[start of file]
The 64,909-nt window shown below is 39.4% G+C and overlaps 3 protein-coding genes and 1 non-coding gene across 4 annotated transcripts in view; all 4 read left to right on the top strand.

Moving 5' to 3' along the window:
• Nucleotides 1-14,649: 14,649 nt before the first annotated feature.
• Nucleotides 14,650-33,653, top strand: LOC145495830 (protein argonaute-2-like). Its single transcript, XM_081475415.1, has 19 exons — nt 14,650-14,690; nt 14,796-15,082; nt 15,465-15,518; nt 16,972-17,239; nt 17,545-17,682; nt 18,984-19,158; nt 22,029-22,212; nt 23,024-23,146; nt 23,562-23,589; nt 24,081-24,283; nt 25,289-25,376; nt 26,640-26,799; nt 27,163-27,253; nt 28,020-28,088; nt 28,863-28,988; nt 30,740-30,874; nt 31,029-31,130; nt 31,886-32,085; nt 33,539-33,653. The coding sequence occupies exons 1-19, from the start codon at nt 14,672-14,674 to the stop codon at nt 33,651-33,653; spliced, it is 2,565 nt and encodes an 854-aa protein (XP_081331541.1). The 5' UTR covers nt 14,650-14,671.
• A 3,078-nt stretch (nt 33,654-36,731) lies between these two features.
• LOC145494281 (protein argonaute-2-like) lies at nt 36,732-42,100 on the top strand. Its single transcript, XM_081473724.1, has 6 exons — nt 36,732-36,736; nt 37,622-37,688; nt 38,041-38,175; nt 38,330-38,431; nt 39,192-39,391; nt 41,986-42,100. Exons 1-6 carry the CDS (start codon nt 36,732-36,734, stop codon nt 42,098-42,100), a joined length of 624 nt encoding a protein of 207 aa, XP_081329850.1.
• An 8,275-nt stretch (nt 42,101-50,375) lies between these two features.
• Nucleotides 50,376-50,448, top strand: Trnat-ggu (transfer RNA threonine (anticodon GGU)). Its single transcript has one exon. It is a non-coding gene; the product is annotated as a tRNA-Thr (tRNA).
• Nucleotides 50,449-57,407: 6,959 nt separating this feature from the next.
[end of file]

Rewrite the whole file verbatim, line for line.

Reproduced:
The 64,909-nt window shown below is 39.4% G+C and overlaps 3 protein-coding genes and 1 non-coding gene across 4 annotated transcripts in view; all 4 read left to right on the top strand.

Moving 5' to 3' along the window:
• Nucleotides 1-14,649: 14,649 nt before the first annotated feature.
• Nucleotides 14,650-33,653, top strand: LOC145495830 (protein argonaute-2-like). Its single transcript, XM_081475415.1, has 19 exons — nt 14,650-14,690; nt 14,796-15,082; nt 15,465-15,518; nt 16,972-17,239; nt 17,545-17,682; nt 18,984-19,158; nt 22,029-22,212; nt 23,024-23,146; nt 23,562-23,589; nt 24,081-24,283; nt 25,289-25,376; nt 26,640-26,799; nt 27,163-27,253; nt 28,020-28,088; nt 28,863-28,988; nt 30,740-30,874; nt 31,029-31,130; nt 31,886-32,085; nt 33,539-33,653. The coding sequence occupies exons 1-19, from the start codon at nt 14,672-14,674 to the stop codon at nt 33,651-33,653; spliced, it is 2,565 nt and encodes an 854-aa protein (XP_081331541.1). The 5' UTR covers nt 14,650-14,671.
• A 3,078-nt stretch (nt 33,654-36,731) lies between these two features.
• LOC145494281 (protein argonaute-2-like) lies at nt 36,732-42,100 on the top strand. Its single transcript, XM_081473724.1, has 6 exons — nt 36,732-36,736; nt 37,622-37,688; nt 38,041-38,175; nt 38,330-38,431; nt 39,192-39,391; nt 41,986-42,100. Exons 1-6 carry the CDS (start codon nt 36,732-36,734, stop codon nt 42,098-42,100), a joined length of 624 nt encoding a protein of 207 aa, XP_081329850.1.
• An 8,275-nt stretch (nt 42,101-50,375) lies between these two features.
• Nucleotides 50,376-50,448, top strand: Trnat-ggu (transfer RNA threonine (anticodon GGU)). Its single transcript has one exon. It is a non-coding gene; the product is annotated as a tRNA-Thr (tRNA).
• Nucleotides 50,449-57,407: 6,959 nt separating this feature from the next.